the personal . . . not existing as an abstraction ¬
1 ¬ We all met twenty-one years ago right around this time, the beginning of the school year. We were in the same high-school. Saha and Mina both majored in Math & Physics. They used to skip Religious Education and Civil Education to hang out in the orchard behind the school in the afternoon sun and solve some big algebra problem or debate the depths of Pethagores and Euclid. Those were too abstract for me. I was in Humanities and liked to read and listen. So, one day, after I discovered their hide-out by accident, I skipped Algebra and joined them in the fainting sun. It didn't matter that I wasn't interested in the subject of their discussion. I just sat there watching and listening to them, excited and animated as they were over something that couldn't possibly have anything to do with the passing afternoon. But their words and the music of their speech beat in harmony with the wind rustling the orchard. And I still miss those autumn afternoons. -->

Saha was a bit over-developed for our age. She had fully-shaped breasts, hips and thighs. When she was deeply in thought, she used to round her lips like she was Marylene Monroe preparing to be kissed by Tony Kurtis. She was in the girls' basketball team. One time, during a match with Mehrazin team, she got so confused that, unstopable, she ran to our own court and, undisputed, scored a ball in the basket. Everybody laughed and cheered and saw her blush when she realized what she had done. What I saw was a mountain of fire heaving in excitement, and a tremor of awe went down my spine. -->

Mina was usually quiet except when she found an occasion for blurting out her critical views of the 'system' which at the time encompassed everything that went on in our school. She was secretly in love with Mr. J******* who taught Geometry. He had a very handsome mustache and penetrating eyes which twinkled when he smiled. She was nicknamed Miss Computer because of her speed in solving complex geometry problems without needing to put things on paper. She always only had one pair of jeans and a few wrinkled shirts, and her mass of curly hair which she let loose had earned her other nickname, dervish. -->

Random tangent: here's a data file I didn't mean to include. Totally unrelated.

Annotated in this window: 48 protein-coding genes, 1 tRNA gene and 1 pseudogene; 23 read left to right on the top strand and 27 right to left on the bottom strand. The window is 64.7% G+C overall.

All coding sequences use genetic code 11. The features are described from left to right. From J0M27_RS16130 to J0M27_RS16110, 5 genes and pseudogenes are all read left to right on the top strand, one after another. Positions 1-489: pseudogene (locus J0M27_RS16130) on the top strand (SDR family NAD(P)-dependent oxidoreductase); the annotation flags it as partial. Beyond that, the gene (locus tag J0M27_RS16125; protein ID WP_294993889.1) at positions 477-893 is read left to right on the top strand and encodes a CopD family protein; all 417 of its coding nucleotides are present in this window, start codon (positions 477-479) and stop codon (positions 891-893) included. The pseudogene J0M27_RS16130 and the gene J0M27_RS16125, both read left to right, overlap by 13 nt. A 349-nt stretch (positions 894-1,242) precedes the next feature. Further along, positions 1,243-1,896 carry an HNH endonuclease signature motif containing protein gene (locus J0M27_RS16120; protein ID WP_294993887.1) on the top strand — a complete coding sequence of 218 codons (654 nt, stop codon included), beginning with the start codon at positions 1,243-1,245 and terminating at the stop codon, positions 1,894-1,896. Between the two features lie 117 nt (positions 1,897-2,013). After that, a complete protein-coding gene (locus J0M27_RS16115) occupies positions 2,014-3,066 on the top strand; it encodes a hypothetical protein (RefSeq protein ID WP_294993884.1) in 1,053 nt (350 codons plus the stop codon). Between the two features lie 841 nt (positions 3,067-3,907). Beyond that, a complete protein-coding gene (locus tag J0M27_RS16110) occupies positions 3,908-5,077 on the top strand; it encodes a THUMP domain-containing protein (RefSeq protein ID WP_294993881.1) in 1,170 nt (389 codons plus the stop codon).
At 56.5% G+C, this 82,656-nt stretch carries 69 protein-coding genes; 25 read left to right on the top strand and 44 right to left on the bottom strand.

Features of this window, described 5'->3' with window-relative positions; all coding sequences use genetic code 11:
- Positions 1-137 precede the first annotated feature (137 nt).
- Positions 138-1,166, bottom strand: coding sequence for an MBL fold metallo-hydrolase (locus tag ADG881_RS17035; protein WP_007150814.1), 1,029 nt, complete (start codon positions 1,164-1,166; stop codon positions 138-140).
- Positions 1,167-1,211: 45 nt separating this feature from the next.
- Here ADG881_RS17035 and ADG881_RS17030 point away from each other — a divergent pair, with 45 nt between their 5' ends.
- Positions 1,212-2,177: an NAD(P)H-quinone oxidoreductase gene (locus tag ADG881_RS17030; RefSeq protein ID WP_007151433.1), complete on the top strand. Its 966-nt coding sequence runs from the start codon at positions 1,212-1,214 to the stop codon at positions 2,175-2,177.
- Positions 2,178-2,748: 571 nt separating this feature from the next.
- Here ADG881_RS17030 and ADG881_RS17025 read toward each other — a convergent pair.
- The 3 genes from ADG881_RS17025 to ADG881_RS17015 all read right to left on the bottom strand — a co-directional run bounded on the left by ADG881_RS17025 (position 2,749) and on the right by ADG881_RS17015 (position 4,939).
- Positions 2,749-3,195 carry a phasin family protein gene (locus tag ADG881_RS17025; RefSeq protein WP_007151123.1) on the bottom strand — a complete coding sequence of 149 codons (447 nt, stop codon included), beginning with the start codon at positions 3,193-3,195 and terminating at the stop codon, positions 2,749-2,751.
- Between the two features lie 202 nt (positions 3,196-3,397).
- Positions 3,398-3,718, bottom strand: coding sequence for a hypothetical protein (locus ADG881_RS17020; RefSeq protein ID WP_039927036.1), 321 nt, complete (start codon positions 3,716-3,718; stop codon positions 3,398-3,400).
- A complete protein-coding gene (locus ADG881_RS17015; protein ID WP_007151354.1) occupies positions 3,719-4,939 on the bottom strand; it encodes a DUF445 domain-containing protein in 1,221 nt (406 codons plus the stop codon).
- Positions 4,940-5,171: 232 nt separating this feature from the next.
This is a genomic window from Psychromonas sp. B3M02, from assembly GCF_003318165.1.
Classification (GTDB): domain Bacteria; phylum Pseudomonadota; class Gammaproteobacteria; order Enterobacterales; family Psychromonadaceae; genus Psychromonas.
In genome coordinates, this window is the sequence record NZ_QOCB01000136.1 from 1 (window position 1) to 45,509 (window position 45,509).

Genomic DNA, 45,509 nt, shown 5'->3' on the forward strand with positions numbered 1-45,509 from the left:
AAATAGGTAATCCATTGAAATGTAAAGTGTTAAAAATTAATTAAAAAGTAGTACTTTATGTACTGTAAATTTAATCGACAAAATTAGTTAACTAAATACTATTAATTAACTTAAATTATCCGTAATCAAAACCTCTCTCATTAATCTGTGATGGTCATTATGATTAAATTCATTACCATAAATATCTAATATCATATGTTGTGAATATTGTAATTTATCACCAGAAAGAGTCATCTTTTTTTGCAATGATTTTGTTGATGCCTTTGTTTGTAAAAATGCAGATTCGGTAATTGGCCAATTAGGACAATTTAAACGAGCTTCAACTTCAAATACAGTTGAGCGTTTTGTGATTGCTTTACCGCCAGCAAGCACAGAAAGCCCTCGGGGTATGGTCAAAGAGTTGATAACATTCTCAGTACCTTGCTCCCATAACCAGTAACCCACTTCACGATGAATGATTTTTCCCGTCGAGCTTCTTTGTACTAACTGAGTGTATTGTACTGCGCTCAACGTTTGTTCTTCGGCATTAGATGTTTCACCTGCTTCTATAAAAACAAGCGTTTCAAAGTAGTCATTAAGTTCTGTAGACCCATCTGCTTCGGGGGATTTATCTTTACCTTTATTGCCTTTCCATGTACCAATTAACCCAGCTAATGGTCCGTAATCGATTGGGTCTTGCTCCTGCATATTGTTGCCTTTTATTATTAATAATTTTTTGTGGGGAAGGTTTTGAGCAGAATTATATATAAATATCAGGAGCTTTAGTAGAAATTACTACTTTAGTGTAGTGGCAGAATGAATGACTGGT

I wasn't exactly a geek. I used to think that the 'real science' was about observing ourselves, our humanity in its contradictions. I liked Googoosh's music because I liked watching her body move in rhythm with her songs when she preformed on the stage. It was like the beating of a frog's heart on the laboratory table which I saw on the first and last occasion I ever stepped into the biology lab. She was 'our own' pop star, original and inventive and Mary Mateau was nothing compared to her. She stopped singing after the Revolution and didn't leave Iran like others did. I think the Revolution freed her from the curious gazes which had always pried in her privacy and molested her since she stepped on the stage at the age of three. -->

2 ¬ In the beginning months of the country-wide strikes in 1978/79, we all continued going to school every day as we used to at 8 o'clock in the morning. We'd walk past the army truck and the battalion of soldiers surrounding the school, and enter through the main gate, the only one open, and convene in the school yard. Students and teachers, we stayed in the yard, under the soldiers' gaze, and exchanged news, books and opinions. The three of us somehow came to lead the rest of the students in planning group discussions, organizing information exchange missions to other schools in the city, and preparing for the thing which we all knew was inevitable but didn't know what it was. Three girls, in one of the only two co-ed schools in the city, among a student body with over 60% boys. The student council we had formed last year, became our ad-hoc political organization, with Mina at the head and Saha and I leading the Recruitment and the Opinion Exchange Committees. Mr. N*****, the Trigonometry teacher and head of the Math department, Mr. J*******, the Geometry teacher, Mr. Mina****, the Algebra teacher, and Mr. H******, the Phys Ed teacher, advised us in secret. Because of their previous records, they couldn't be seen by SAVAC, the secret police, to be directly involved. And we wanted to protect them and their families. During this time, some students gradually disappeared. Some were sent abroad by their parents, and some were absorbed in the other centers of organization, the mosques. In a few months, the schools were ordered shut and we lost the place that brought us together. When the massive demonstrations began, we all lost ourselves in the waves that swept through the streets. -->

3 ¬ I sneaked out of Iran five years later, having been expelled from the university on the grounds of having had "anti-Islamic activities". When I left, Saha had been in prison and Mina in hiding for three years. I had lost touch with both of them. -->

4 ¬ Mina and I met again two years ago. By sheer co-incidence, or perhaps by fate. She didn't want to talk about the years since we had last been in contact. The only things she was willing to talk about were Saha, who is still in Iran, and their relationship. -->
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